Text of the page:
by Cândida Ribeiro Caffé e Marcelo Mazzola
January 19, 2021
Globalisation has broken through territorial boundaries and geographical barriers. Distances have been reframed, transforming the dynamics of commercial relationships. The advancement of technology enhances this interaction, creating opportunities and new forms of contracting, including internationally.
From another perspective, some novelties brought by the Code of Civil Procedure of 2015 expand the possibility of customising future litigation through procedural legal transactions contained in agreements.
Indeed, Article 190 of the Code of Civil Procedure (CPC) allows the parties to stipulate, in cases where self-determination is allowed, changes in the procedure to adapt it to the specifics of the case, as well as to agree on their procedural burdens, powers, options and duties, before or during the process.
In this context, the symbiosis between international agreements and procedural legal transactions becomes increasingly dense.
Recently, furthermore, the Superior Court of Justice – STJ ratified a foreign decision (handed down by the New York Court), recognising the validity of a Brazilian company’s service of process sent by post in a lawsuit filed abroad (HSE 89/US). Until then, the STJ demanded Brazilian companies be served with process by letter rogatory in the international lawsuit in order to ratify the foreign decision in the future.
In the res judicata, however, the parties had expressly agreed in the international agreement that, in the event of a dispute, any of the contracting parties could be served with process by post, immediately indicating their addresses to receive correspondence.
It is a perfectly valid procedural legal transaction and, in practice, aims to relieve the parties of the costs for tracking a letter rogatory and shorten the duration of the process.
With this new range of opportunities, the contractual and litigation sectors must move in harmony, since much of what is established in the agreement can have a direct impact on future lawsuits.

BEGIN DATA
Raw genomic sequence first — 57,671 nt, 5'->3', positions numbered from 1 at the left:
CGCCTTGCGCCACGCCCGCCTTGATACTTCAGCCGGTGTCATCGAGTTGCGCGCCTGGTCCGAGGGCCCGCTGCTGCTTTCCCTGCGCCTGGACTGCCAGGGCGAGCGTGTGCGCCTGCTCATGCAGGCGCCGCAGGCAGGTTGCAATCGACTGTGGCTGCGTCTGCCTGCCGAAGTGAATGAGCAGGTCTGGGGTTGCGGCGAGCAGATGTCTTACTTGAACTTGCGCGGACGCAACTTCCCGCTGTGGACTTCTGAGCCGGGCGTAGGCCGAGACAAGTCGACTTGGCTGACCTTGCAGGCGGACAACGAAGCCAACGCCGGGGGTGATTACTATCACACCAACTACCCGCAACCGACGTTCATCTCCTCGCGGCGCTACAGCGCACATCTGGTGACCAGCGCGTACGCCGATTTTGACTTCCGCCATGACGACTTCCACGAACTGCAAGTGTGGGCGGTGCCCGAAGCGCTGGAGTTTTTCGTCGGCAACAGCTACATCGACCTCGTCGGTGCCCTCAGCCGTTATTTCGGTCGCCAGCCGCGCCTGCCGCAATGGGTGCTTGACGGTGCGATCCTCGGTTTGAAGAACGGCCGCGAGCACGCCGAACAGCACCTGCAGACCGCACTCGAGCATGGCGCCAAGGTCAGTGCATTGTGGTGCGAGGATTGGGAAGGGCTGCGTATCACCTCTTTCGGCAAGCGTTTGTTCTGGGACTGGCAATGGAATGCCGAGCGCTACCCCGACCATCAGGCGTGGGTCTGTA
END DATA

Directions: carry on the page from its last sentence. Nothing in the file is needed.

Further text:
Not only can the chosen venue and jurisdiction itself be agreed, but many other possibilities were opened up on the advent of the Code of Civil Procedure (CPC) in 2015, even with the seal of the Superior Courts, as was the case in the ruling mentioned above.
For example, the contracting parties can establish that, prior to actioning the judiciary, the parties must mandatorily submit to a procedure for the early production of evidence (Articles 381 to 383 of the CPC – similar to the North American discovery). This allows for the collection of evidence and can facilitate any judicial settlement.
Likewise, the contracting parties can establish a prior extrajudicial mediation procedure, preventing the lawsuit from going to court before this stage (Article 23 of Law No. 13,140/15).
In the same vein, it is possible to agree that the attachment of technical or doctrinal opinions will not be allowed in the future lawsuit, which often burdens the parties, creating an unrestrained race for legal opinions.
It is also feasible to establish the unseizability of some specific asset (unseizabilty agreement), including with regard to industrial property assets, such as trademarks and patents. This agreement ensures greater tranquility and security for the owner of the specified asset, especially in international agreements.
In cases of greater synergy between the contracting parties, the reversal of the burden of proof may be agreed upon through some contractual bargaining (reduction in price, for example), the limitation or waiver of technical assistants or the apportionment of procedural expenses, among other issues.
Even the name of the expert who will act in any lawsuit can immediately be agreed upon by the contracting parties, which can bring about mutual gains. In the area of Industrial Property, for example, where the rights under discussion often represent the largest assets of the companies, lawsuits are usually complex and require specialised technical knowledge, requiring the work of an expert with knowledge in the matter.
Expert investigations often involve two areas of knowledge (for example, industrial property and engineering or industrial property and chemistry), which makes it even more difficult for the judge to appoint suitable professionals. Thus, the possibility of the parties consensually choosing the professional who will act in the case has a double advantage.
On the one hand, it allows litigants to be sure that the topic will be examined by someone who understands the subject and, on the other, it removes from the judge’s shoulders the responsibility of a nominating someone who is disconnected from the specific nature of the subject matter, which nowadays is a recurring reality.
In summary, although it is not possible to speak actually of the contractualisation of the lawsuit, there is no doubt that the procedural legal transactions contained in agreements can revolutionise the procedural dynamics, which demands greater attention from the contracting parties at the time of the negotiations, as well a panoramic and strategic view by lawyers in the contractual and litigation areas.